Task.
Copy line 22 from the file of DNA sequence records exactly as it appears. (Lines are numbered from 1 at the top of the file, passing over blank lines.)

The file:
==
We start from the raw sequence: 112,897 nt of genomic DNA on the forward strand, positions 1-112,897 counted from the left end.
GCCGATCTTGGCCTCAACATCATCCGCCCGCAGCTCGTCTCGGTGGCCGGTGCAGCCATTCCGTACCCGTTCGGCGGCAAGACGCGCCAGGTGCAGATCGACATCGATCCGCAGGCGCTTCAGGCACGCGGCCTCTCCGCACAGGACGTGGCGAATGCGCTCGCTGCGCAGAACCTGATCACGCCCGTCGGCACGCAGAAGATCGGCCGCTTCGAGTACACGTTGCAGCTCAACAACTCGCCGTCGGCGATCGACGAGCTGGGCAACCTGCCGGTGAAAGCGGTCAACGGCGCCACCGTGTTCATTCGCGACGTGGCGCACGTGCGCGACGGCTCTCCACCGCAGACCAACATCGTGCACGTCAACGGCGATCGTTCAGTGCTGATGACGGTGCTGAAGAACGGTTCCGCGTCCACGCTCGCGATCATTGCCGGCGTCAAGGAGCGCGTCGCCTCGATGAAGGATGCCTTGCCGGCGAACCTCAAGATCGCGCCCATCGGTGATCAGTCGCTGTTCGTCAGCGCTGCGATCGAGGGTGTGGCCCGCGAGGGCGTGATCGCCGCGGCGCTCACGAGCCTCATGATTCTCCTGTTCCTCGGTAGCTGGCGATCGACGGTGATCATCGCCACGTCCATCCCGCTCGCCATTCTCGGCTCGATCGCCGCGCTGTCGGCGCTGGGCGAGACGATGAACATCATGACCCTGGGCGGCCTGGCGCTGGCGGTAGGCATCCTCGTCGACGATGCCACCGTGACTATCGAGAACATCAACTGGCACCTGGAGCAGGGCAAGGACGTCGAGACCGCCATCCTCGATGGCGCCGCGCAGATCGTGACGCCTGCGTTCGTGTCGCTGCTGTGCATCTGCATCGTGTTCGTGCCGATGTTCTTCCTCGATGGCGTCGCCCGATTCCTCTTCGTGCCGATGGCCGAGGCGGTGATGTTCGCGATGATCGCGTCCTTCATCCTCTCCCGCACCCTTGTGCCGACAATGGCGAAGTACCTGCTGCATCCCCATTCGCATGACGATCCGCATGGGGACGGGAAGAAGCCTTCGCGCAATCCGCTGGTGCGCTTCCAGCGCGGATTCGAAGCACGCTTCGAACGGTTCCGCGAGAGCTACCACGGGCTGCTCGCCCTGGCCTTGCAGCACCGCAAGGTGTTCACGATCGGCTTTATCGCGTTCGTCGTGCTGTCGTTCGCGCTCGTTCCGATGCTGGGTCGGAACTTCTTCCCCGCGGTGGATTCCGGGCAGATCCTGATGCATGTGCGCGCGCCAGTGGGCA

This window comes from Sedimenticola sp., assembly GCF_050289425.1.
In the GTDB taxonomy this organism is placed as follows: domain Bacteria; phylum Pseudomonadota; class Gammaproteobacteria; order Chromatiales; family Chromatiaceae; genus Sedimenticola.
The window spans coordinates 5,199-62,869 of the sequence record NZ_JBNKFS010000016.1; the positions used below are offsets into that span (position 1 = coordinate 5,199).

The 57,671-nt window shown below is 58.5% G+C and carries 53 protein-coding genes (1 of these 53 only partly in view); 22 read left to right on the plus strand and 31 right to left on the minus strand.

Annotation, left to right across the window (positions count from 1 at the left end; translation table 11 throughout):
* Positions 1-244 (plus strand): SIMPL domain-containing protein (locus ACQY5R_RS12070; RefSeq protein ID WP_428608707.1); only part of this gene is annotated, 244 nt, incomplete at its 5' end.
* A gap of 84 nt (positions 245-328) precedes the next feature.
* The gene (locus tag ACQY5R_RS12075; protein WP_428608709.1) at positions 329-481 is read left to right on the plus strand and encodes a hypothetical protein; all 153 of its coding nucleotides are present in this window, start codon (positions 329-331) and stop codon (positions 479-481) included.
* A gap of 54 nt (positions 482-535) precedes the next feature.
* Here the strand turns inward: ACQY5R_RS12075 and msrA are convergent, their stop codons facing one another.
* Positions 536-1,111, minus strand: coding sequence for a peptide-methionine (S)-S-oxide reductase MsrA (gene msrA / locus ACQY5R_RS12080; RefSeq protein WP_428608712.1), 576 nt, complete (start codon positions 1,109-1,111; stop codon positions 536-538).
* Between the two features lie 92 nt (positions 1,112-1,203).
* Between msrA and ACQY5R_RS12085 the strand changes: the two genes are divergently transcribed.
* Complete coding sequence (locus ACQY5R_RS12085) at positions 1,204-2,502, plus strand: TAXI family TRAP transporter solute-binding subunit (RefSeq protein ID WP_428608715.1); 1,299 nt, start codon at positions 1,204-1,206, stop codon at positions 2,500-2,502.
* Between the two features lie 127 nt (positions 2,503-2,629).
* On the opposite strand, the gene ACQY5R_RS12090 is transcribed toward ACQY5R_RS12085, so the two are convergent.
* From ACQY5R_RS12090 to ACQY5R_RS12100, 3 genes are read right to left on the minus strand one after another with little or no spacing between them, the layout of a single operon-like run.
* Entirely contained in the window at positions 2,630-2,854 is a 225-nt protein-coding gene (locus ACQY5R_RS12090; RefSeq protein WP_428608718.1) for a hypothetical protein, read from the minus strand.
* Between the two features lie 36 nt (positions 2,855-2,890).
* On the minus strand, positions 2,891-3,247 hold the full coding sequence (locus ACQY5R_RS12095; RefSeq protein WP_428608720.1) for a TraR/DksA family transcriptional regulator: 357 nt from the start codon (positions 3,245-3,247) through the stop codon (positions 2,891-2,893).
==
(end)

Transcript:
* On the minus strand, positions 2,891-3,247 hold the full coding sequence (locus ACQY5R_RS12095; RefSeq protein WP_428608720.1) for a TraR/DksA family transcriptional regulator: 357 nt from the start codon (positions 3,245-3,247) through the stop codon (positions 2,891-2,893).